Hamas tunnels in Gaza a ‘huge complication’ for any Israeli offensive: experts – National | Globalnews.ca


The eyes of the world are on Gaza ahead of a looming Israeli ground offensive, but what people are looking for might be hidden deep underground in a maze of tunnels.

The potential offensive comes following a surprise attack by Hamas — the militant group that controls Gaza — in Israel on Oct. 7. The Hamas assault killed more than 1,300 people on the Israeli side, most of them civilians. Roughly 1,500 Hamas militants were killed during the fighting, the Israeli government said.

The Gaza Health Ministry said Saturday that more than 2,200 people have been killed in the territory, including 724 children and 458 women.

Israel’s defence forces say they only target Hamas militants, the buildings they use and their tunnels.

Nicknamed the ‘Gaza Metro’ by Israel, the vast network of tunnels are used to hide out or move around covertly. Now, they’re likely a place to hold some of the hostages. Border tunnels to Egypt are used to smuggle goods and weapons as Gaza remains under blockade.

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“Think of the Gaza Strip as one layer for the civilians and then another layer for Hamas. And what we are doing now is trying to get to that second layer,” said Lt.-Col. Jonathan Conricus, who is a spokesperson for the Israel Defense Forces.

Map of gaza’s tunnel network, estimated to up to 30 meters deep.

Global News

Hamas has used tunnels into Israel to stage attacks in the past. Two years ago, Israel finished a subterranean wall designed to stop militants from tunnelling into Israel. That may explain why Saturday’s attack appeared to take place primarily above ground.

Inside Gaza, the tunnel network is estimated to be up to 30 meters deep.

Military analyst Eitan Shamir says the tunnels are thought to be more dense in northern Gaza — where residents have been told to evacuate.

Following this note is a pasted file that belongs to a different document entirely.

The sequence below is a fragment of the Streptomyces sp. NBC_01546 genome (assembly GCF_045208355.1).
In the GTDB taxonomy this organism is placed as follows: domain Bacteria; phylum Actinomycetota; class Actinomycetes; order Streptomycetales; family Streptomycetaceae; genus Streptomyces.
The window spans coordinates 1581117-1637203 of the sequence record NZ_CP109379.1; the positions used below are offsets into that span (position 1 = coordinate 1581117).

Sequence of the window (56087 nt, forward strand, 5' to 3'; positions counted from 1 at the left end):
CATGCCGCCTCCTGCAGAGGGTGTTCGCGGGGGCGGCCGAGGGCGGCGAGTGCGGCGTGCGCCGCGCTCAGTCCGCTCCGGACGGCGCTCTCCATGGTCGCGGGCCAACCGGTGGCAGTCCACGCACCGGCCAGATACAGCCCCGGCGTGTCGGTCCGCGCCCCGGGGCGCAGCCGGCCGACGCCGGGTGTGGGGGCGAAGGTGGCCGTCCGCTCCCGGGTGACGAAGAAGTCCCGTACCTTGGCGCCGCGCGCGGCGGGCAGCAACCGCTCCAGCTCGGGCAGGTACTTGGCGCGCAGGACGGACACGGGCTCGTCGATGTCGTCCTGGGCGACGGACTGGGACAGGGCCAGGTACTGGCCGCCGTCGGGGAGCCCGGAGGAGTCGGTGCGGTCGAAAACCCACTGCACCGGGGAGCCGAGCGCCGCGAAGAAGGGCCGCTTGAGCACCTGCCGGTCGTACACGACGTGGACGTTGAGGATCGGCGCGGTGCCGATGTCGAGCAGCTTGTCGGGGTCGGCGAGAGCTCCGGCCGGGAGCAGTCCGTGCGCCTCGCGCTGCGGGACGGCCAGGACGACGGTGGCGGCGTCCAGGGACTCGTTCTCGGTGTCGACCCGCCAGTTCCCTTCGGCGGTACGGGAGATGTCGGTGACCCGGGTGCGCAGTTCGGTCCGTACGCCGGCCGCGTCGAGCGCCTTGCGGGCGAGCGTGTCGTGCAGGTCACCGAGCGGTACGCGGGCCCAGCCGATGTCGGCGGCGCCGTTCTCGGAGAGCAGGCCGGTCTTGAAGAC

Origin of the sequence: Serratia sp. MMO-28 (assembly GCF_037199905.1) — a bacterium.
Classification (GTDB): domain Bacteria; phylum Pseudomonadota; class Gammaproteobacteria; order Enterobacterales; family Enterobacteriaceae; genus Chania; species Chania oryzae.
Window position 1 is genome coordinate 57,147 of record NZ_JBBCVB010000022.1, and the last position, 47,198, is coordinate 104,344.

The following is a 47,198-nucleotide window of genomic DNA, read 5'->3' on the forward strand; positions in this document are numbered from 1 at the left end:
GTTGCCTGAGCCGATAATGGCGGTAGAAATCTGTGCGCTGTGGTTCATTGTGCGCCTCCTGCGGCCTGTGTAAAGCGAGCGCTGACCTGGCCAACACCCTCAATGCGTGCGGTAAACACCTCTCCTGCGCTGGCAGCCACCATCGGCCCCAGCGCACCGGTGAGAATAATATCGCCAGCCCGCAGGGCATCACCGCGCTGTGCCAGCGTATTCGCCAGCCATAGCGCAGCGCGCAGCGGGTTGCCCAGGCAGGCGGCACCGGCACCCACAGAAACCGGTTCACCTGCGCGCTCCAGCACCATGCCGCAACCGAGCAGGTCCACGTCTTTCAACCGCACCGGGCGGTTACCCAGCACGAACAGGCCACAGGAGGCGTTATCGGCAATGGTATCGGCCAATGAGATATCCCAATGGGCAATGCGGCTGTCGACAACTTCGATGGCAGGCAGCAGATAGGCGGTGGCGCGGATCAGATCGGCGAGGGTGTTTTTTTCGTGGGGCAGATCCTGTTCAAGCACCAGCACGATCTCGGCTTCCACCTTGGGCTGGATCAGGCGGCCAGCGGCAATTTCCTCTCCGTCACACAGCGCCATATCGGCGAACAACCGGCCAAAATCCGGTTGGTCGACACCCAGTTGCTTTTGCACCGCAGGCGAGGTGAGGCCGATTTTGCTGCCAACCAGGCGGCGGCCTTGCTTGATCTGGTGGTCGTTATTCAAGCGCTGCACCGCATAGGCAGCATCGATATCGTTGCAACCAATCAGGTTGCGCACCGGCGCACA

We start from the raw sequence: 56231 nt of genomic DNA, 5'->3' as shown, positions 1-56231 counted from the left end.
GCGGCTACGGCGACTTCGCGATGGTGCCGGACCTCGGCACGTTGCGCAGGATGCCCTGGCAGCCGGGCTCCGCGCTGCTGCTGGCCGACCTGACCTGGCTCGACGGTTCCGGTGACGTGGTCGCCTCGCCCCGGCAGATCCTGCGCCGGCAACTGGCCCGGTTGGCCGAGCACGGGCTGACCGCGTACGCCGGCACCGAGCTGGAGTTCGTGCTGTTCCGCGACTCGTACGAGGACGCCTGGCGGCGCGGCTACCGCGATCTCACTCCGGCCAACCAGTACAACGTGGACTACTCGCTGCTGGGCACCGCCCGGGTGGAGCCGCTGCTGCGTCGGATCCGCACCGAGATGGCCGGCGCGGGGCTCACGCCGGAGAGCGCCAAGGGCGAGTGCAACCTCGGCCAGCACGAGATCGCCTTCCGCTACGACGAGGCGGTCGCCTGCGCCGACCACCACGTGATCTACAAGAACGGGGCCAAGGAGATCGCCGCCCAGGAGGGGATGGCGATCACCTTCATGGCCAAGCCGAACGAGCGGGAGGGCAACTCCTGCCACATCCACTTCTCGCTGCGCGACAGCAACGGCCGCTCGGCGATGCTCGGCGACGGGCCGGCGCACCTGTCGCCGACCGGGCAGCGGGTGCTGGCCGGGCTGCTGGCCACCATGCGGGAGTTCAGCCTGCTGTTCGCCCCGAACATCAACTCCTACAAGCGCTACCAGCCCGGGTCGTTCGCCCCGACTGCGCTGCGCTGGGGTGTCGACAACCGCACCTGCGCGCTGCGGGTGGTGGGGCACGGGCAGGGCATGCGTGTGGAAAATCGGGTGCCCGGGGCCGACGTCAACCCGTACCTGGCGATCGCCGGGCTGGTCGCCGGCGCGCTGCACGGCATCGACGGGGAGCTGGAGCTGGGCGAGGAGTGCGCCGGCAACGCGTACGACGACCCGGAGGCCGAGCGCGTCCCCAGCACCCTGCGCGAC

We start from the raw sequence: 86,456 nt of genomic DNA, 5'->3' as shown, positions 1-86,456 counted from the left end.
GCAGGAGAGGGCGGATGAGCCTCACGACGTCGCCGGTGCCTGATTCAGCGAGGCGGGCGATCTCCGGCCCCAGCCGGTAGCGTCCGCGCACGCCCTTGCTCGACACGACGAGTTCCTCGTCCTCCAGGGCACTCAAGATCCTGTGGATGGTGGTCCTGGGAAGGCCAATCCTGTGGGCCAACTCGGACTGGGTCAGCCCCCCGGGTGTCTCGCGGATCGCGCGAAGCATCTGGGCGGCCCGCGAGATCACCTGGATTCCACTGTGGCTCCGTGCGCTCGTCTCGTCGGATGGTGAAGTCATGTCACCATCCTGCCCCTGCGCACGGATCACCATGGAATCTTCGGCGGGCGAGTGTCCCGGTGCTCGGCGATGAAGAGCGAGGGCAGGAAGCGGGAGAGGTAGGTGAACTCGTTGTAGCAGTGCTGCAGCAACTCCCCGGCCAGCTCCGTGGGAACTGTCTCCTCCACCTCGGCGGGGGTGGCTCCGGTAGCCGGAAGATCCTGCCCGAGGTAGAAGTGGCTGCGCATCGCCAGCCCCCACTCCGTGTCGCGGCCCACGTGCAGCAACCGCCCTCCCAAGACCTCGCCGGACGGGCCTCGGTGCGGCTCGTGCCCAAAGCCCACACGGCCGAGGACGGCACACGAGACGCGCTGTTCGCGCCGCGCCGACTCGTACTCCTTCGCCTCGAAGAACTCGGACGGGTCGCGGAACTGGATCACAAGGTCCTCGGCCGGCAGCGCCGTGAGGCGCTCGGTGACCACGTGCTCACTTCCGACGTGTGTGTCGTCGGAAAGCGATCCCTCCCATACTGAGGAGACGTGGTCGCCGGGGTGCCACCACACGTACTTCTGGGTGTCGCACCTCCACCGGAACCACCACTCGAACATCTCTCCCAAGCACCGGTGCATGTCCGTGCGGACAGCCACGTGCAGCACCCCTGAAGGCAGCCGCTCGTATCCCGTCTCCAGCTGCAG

“It makes a huge complication. This is a very difficult challenge,” Shamir told Global News.

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Shamir says he believes hostages are almost certainly held in those tunnels, but Israeli forces won’t let that distract them from targeting militants.

“If you stop to take the hostages’ situation into account, the effect would be total paralysis. This is exactly what wanted, Israel to be in this corner,” he said.

Click to play video: 'Israel-Hamas conflict: NATO allies demands release of hostages, Stoltenberg advises nations not to ‘escalate’ situation'

Israel-Hamas conflict: NATO allies demands release of hostages, Stoltenberg advises nations not to ‘escalate’ situation

Drones and robot technology will allow soldiers to detect some traps underground. Even still, the sprawling network of tunnels could make the coming days much more deadly on both sides and potentially for hostages, too.

The Israeli military said in a Saturday statement it was preparing a coordinated offensive in Gaza using air, ground and naval forces, The Associated Press reported.

On Friday, Israel gave the population of the northern half of the Gaza Strip – about one million people – until Saturday morning to move south.

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Hamas has urged people to stay in their homes, calling the Israeli directions to leave “psychological warfare.”

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